Navigation Links
Virus infection supports organ acceptance
Date:6/26/2014

This news release is available in German.

Over 150 million people throughout the world suffer from chronic infection with the hepatitis C virus (HCV), which causes massive damage to the liver. Advanced liver diseases often necessitate liver transplants. In the new clinical study Dr. Felix Bohne and his colleagues studied together with Prof. Alberto Snchez-Fueyo from King's College London 34 hepatitis C patients at the Liver Unit of the University Hospital Clnic de Barcelona who had received new livers.

The researchers had two objectives here: first, they wanted to gain a better understanding of the mechanisms that enable the body's own immune system to tolerate the new organ despite the HCV infection; second, they were looking for factors that could act as biomarkers for tolerance in the patients.

"If tolerance could be reliably predicted based on certain markers, many patients could stop taking immunosuppressants after a certain period of time," explains Dr. Felix Bohne, lead scientist of the study. Patients must take these strong drugs after transplants. They suppress the immune system so that the body does not identify the new organ as foreign and reject it. For patients with hepatitis C, this is a particular burden, as they need a stable immune system after the transplant to control their chronic HCV infection.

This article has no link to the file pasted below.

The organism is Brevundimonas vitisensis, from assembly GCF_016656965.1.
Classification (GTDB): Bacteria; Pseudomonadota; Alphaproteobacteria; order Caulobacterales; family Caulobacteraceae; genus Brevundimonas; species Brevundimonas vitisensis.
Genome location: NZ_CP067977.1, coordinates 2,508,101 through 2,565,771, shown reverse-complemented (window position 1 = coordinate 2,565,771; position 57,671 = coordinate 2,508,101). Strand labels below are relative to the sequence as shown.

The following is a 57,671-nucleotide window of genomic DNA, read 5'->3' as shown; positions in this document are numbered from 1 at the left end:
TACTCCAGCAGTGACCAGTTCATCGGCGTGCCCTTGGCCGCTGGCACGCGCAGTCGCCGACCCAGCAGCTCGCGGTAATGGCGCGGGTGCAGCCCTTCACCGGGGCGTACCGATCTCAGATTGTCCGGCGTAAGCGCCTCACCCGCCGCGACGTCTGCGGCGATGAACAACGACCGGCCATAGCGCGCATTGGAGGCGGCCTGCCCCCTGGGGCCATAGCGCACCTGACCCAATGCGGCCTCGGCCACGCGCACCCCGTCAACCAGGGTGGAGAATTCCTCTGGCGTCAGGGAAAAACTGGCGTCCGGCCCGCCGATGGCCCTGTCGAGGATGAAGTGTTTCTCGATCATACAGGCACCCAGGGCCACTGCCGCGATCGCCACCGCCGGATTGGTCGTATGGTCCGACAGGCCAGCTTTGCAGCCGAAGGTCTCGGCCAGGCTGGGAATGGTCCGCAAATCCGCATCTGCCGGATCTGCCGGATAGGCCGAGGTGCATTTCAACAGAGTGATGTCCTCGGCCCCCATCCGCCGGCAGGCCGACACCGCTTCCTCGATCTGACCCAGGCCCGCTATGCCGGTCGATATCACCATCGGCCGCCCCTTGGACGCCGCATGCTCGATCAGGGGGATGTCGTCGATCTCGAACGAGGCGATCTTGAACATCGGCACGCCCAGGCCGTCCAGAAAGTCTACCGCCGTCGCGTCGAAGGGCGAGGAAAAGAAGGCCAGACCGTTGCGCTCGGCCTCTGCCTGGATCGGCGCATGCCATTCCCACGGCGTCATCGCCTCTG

Markers for tolerance

During the study, the patients stopped taking the immunosuppressants. They were observed for twelve months to see which of them could also tolerate the new organ without the drugs, and which of them did not. The scientists took liver and blood samples from the patients prior to and after the cessation of the drugs. Detailed immunological tests on these patient samples were carried out under the leadership of Prof. Ulrike Protzer of the "Immunmonitoring Platform" at the Institute of Virology. The scientists compared the patients with each other and looked for any differences that arose in tolerant patients only.